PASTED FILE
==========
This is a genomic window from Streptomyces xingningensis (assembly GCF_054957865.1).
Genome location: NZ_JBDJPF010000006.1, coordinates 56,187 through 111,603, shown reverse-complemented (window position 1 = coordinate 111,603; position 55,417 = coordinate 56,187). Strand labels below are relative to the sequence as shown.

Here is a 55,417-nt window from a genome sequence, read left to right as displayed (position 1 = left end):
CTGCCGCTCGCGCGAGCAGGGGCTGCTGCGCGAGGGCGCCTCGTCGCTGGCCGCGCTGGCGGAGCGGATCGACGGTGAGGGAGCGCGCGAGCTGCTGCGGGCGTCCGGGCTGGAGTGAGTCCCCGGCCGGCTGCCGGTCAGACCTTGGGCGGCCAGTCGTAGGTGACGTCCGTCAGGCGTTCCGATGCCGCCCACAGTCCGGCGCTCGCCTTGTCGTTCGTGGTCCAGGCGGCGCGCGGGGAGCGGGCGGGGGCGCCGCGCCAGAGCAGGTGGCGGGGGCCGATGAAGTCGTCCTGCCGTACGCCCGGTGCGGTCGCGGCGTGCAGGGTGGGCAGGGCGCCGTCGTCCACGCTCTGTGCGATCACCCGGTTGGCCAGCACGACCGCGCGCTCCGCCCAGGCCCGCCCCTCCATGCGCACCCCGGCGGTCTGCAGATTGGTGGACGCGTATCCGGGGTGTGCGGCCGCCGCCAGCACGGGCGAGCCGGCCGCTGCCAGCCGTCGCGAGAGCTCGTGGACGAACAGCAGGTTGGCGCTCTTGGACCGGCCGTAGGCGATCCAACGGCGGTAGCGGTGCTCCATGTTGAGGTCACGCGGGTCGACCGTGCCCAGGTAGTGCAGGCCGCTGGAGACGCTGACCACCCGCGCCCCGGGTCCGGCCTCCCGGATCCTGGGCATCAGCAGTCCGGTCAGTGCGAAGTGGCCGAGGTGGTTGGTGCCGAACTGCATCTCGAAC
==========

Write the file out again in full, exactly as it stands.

This is a genomic window from Streptomyces xingningensis (assembly GCF_054957865.1).
Genome location: NZ_JBDJPF010000006.1, coordinates 56,187 through 111,603, shown reverse-complemented (window position 1 = coordinate 111,603; position 55,417 = coordinate 56,187). Strand labels below are relative to the sequence as shown.

Here is a 55,417-nt window from a genome sequence, read left to right as displayed (position 1 = left end):
CTGCCGCTCGCGCGAGCAGGGGCTGCTGCGCGAGGGCGCCTCGTCGCTGGCCGCGCTGGCGGAGCGGATCGACGGTGAGGGAGCGCGCGAGCTGCTGCGGGCGTCCGGGCTGGAGTGAGTCCCCGGCCGGCTGCCGGTCAGACCTTGGGCGGCCAGTCGTAGGTGACGTCCGTCAGGCGTTCCGATGCCGCCCACAGTCCGGCGCTCGCCTTGTCGTTCGTGGTCCAGGCGGCGCGCGGGGAGCGGGCGGGGGCGCCGCGCCAGAGCAGGTGGCGGGGGCCGATGAAGTCGTCCTGCCGTACGCCCGGTGCGGTCGCGGCGTGCAGGGTGGGCAGGGCGCCGTCGTCCACGCTCTGTGCGATCACCCGGTTGGCCAGCACGACCGCGCGCTCCGCCCAGGCCCGCCCCTCCATGCGCACCCCGGCGGTCTGCAGATTGGTGGACGCGTATCCGGGGTGTGCGGCCGCCGCCAGCACGGGCGAGCCGGCCGCTGCCAGCCGTCGCGAGAGCTCGTGGACGAACAGCAGGTTGGCGCTCTTGGACCGGCCGTAGGCGATCCAACGGCGGTAGCGGTGCTCCATGTTGAGGTCACGCGGGTCGACCGTGCCCAGGTAGTGCAGGCCGCTGGAGACGCTGACCACCCGCGCCCCGGGTCCGGCCTCCCGGATCCTGGGCATCAGCAGTCCGGTCAGTGCGAAGTGGCCGAGGTGGTTGGTGCCGAACTGCATCTCGAAC